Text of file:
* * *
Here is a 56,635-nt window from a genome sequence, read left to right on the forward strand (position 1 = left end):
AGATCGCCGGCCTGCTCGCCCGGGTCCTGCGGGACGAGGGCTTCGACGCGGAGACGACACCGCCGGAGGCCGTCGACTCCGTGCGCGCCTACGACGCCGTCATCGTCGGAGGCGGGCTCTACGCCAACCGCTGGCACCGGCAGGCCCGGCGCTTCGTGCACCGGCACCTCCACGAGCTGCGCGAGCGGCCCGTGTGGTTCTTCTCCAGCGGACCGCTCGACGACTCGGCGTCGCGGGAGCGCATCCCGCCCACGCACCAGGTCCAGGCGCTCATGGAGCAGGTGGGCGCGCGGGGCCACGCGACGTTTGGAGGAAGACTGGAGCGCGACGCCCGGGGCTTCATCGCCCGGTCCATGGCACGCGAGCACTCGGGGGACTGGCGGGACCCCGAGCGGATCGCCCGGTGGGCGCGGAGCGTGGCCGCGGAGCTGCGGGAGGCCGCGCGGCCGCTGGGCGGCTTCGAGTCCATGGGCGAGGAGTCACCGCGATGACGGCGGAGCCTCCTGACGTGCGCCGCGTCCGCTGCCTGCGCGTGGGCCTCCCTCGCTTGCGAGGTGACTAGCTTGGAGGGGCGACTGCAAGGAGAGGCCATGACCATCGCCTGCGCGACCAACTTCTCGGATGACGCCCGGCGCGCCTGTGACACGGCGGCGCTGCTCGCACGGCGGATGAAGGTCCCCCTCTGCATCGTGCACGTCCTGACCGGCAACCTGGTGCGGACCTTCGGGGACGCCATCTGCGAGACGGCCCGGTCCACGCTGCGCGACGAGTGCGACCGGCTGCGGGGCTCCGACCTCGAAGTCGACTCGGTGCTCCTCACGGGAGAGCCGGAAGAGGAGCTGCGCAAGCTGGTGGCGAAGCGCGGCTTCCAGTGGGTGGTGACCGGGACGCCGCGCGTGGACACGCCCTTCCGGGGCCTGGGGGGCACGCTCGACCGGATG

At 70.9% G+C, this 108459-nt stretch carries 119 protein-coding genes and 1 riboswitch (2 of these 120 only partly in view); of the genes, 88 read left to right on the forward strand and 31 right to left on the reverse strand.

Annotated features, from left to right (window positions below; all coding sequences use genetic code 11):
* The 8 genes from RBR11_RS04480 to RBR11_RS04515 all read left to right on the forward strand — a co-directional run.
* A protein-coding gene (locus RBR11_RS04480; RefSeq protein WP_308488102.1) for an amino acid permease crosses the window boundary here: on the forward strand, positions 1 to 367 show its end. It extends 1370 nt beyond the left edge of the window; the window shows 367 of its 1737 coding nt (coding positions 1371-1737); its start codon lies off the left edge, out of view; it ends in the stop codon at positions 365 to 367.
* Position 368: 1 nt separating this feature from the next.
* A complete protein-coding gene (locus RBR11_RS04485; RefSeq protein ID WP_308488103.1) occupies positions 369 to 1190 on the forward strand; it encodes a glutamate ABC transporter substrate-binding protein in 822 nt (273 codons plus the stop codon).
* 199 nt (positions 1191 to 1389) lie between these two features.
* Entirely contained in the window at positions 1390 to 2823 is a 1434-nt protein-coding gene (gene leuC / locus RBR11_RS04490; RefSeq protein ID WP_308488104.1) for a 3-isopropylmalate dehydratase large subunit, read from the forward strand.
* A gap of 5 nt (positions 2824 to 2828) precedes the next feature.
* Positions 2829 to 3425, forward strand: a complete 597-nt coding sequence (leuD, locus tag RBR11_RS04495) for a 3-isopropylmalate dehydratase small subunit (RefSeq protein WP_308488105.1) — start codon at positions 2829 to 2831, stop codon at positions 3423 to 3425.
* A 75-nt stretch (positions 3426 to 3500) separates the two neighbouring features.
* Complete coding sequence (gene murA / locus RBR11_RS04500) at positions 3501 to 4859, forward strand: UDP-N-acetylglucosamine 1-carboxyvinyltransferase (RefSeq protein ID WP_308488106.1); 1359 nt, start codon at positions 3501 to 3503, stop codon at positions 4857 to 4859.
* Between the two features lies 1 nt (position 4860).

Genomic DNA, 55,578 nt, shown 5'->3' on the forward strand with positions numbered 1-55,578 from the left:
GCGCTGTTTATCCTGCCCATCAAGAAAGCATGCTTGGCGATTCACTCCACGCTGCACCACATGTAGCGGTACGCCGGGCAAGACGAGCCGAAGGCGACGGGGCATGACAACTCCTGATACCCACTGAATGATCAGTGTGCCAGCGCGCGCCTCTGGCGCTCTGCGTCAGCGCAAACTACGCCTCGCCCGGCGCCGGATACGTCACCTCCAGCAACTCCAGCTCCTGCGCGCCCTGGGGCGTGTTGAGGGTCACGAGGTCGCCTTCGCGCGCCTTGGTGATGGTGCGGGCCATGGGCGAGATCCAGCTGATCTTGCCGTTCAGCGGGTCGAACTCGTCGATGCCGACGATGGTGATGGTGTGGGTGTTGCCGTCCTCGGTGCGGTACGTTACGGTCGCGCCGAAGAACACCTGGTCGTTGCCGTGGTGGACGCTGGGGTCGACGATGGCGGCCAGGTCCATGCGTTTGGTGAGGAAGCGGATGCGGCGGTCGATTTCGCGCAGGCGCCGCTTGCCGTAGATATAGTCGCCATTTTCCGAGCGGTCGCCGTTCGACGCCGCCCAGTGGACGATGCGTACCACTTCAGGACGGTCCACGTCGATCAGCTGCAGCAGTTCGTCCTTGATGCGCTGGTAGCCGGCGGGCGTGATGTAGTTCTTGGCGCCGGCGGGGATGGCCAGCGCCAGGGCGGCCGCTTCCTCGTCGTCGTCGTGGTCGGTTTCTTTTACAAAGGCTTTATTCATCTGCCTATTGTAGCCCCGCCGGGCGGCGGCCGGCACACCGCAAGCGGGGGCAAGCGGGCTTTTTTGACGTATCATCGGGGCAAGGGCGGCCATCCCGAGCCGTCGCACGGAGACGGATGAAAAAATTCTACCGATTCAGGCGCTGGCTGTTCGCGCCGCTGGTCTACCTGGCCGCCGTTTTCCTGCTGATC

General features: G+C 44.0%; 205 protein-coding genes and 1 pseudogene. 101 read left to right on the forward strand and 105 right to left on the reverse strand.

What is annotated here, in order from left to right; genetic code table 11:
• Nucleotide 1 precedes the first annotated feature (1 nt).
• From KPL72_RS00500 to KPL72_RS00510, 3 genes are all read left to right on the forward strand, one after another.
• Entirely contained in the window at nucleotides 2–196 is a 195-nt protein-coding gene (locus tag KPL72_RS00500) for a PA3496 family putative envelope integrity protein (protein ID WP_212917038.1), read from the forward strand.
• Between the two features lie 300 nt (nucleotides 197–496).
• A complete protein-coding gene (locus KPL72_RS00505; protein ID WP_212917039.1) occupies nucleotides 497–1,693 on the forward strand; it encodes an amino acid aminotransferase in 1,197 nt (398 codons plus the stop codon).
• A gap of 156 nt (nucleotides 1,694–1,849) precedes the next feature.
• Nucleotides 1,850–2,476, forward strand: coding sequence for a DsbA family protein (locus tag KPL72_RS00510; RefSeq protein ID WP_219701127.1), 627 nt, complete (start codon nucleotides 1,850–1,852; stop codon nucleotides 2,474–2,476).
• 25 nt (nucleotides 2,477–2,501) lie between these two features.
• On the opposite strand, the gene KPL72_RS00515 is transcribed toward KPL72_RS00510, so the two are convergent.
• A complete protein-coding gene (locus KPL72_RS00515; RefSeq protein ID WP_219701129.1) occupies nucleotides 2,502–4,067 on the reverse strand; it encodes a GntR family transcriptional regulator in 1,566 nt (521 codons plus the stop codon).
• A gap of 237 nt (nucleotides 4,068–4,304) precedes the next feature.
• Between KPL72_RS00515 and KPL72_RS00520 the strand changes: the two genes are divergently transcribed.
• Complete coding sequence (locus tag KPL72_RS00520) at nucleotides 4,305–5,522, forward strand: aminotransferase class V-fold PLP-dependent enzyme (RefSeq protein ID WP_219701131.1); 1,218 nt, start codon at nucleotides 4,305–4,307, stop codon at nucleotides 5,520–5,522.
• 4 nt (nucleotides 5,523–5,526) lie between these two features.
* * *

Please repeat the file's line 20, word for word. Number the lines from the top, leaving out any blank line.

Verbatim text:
• Nucleotide 1 precedes the first annotated feature (1 nt).